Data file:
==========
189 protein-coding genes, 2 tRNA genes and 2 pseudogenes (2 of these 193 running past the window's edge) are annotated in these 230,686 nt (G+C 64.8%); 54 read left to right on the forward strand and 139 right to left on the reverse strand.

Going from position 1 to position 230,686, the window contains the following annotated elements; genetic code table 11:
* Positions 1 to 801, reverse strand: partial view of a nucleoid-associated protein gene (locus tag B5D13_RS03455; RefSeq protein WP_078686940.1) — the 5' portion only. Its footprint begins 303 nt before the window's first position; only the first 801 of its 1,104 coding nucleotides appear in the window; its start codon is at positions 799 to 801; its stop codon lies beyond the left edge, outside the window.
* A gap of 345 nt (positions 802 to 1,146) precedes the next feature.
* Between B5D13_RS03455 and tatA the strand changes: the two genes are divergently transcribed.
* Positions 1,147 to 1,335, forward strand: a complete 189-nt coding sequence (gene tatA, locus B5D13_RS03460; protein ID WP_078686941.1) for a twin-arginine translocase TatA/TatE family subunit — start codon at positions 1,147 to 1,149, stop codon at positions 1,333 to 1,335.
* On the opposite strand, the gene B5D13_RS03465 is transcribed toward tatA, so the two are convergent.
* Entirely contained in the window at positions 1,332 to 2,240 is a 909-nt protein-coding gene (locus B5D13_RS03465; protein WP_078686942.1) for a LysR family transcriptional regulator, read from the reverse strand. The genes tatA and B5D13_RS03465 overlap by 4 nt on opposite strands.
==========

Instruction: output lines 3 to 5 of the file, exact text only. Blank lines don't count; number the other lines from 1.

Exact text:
* Positions 1 to 801, reverse strand: partial view of a nucleoid-associated protein gene (locus tag B5D13_RS03455; RefSeq protein WP_078686940.1) — the 5' portion only. Its footprint begins 303 nt before the window's first position; only the first 801 of its 1,104 coding nucleotides appear in the window; its start codon is at positions 799 to 801; its stop codon lies beyond the left edge, outside the window.
* A gap of 345 nt (positions 802 to 1,146) precedes the next feature.
* Between B5D13_RS03455 and tatA the strand changes: the two genes are divergently transcribed.